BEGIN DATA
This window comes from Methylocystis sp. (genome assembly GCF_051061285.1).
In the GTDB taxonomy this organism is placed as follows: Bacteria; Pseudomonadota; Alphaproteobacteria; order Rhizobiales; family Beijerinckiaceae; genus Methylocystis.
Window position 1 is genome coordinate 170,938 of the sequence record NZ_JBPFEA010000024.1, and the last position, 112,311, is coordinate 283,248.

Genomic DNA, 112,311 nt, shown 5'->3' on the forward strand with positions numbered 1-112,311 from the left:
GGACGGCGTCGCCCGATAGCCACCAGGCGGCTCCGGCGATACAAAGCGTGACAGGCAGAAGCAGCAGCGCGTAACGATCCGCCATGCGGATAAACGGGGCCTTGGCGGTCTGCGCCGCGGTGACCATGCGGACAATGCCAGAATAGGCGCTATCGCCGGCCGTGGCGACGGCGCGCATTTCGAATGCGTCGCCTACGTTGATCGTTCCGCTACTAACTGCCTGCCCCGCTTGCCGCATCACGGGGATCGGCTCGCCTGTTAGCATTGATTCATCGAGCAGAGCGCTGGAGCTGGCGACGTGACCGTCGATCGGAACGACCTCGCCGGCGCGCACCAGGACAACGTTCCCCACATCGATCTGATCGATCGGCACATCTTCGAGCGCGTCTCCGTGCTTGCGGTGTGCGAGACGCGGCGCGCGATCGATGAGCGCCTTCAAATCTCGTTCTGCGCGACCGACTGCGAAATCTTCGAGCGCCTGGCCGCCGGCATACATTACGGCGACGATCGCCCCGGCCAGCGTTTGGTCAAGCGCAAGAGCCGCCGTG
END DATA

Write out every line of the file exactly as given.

This window comes from Methylocystis sp. (genome assembly GCF_051061285.1).
In the GTDB taxonomy this organism is placed as follows: Bacteria; Pseudomonadota; Alphaproteobacteria; order Rhizobiales; family Beijerinckiaceae; genus Methylocystis.
Window position 1 is genome coordinate 170,938 of the sequence record NZ_JBPFEA010000024.1, and the last position, 112,311, is coordinate 283,248.

Genomic DNA, 112,311 nt, shown 5'->3' on the forward strand with positions numbered 1-112,311 from the left:
GGACGGCGTCGCCCGATAGCCACCAGGCGGCTCCGGCGATACAAAGCGTGACAGGCAGAAGCAGCAGCGCGTAACGATCCGCCATGCGGATAAACGGGGCCTTGGCGGTCTGCGCCGCGGTGACCATGCGGACAATGCCAGAATAGGCGCTATCGCCGGCCGTGGCGACGGCGCGCATTTCGAATGCGTCGCCTACGTTGATCGTTCCGCTACTAACTGCCTGCCCCGCTTGCCGCATCACGGGGATCGGCTCGCCTGTTAGCATTGATTCATCGAGCAGAGCGCTGGAGCTGGCGACGTGACCGTCGATCGGAACGACCTCGCCGGCGCGCACCAGGACAACGTTCCCCACATCGATCTGATCGATCGGCACATCTTCGAGCGCGTCTCCGTGCTTGCGGTGTGCGAGACGCGGCGCGCGATCGATGAGCGCCTTCAAATCTCGTTCTGCGCGACCGACTGCGAAATCTTCGAGCGCCTGGCCGCCGGCATACATTACGGCGACGATCGCCCCGGCCAGCGTTTGGTCAAGCGCAAGAGCCGCCGTG